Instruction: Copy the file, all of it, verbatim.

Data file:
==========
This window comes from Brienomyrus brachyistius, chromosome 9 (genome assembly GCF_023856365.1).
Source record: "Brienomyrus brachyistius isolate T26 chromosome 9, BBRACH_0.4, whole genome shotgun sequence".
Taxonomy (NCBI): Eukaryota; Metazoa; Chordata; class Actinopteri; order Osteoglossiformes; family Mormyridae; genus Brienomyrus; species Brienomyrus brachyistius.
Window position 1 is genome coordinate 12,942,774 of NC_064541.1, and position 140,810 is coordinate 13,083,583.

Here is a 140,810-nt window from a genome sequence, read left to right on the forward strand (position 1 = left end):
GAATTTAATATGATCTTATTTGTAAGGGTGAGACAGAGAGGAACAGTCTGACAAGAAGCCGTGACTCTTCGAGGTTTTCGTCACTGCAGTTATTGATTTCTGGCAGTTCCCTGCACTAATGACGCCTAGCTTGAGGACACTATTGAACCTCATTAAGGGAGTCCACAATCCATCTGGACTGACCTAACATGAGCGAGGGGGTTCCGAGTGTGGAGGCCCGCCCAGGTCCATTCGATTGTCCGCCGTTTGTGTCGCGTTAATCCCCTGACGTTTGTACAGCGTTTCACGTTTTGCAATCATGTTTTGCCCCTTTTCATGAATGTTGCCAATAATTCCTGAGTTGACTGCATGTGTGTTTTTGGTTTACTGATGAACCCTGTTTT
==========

This window comes from Brienomyrus brachyistius, chromosome 9 (genome assembly GCF_023856365.1).
Source record: "Brienomyrus brachyistius isolate T26 chromosome 9, BBRACH_0.4, whole genome shotgun sequence".
Taxonomy (NCBI): Eukaryota; Metazoa; Chordata; class Actinopteri; order Osteoglossiformes; family Mormyridae; genus Brienomyrus; species Brienomyrus brachyistius.
Window position 1 is genome coordinate 12,942,774 of NC_064541.1, and position 140,810 is coordinate 13,083,583.

Here is a 140,810-nt window from a genome sequence, read left to right on the forward strand (position 1 = left end):
GAATTTAATATGATCTTATTTGTAAGGGTGAGACAGAGAGGAACAGTCTGACAAGAAGCCGTGACTCTTCGAGGTTTTCGTCACTGCAGTTATTGATTTCTGGCAGTTCCCTGCACTAATGACGCCTAGCTTGAGGACACTATTGAACCTCATTAAGGGAGTCCACAATCCATCTGGACTGACCTAACATGAGCGAGGGGGTTCCGAGTGTGGAGGCCCGCCCAGGTCCATTCGATTGTCCGCCGTTTGTGTCGCGTTAATCCCCTGACGTTTGTACAGCGTTTCACGTTTTGCAATCATGTTTTGCCCCTTTTCATGAATGTTGCCAATAATTCCTGAGTTGACTGCATGTGTGTTTTTGGTTTACTGATGAACCCTGTTTT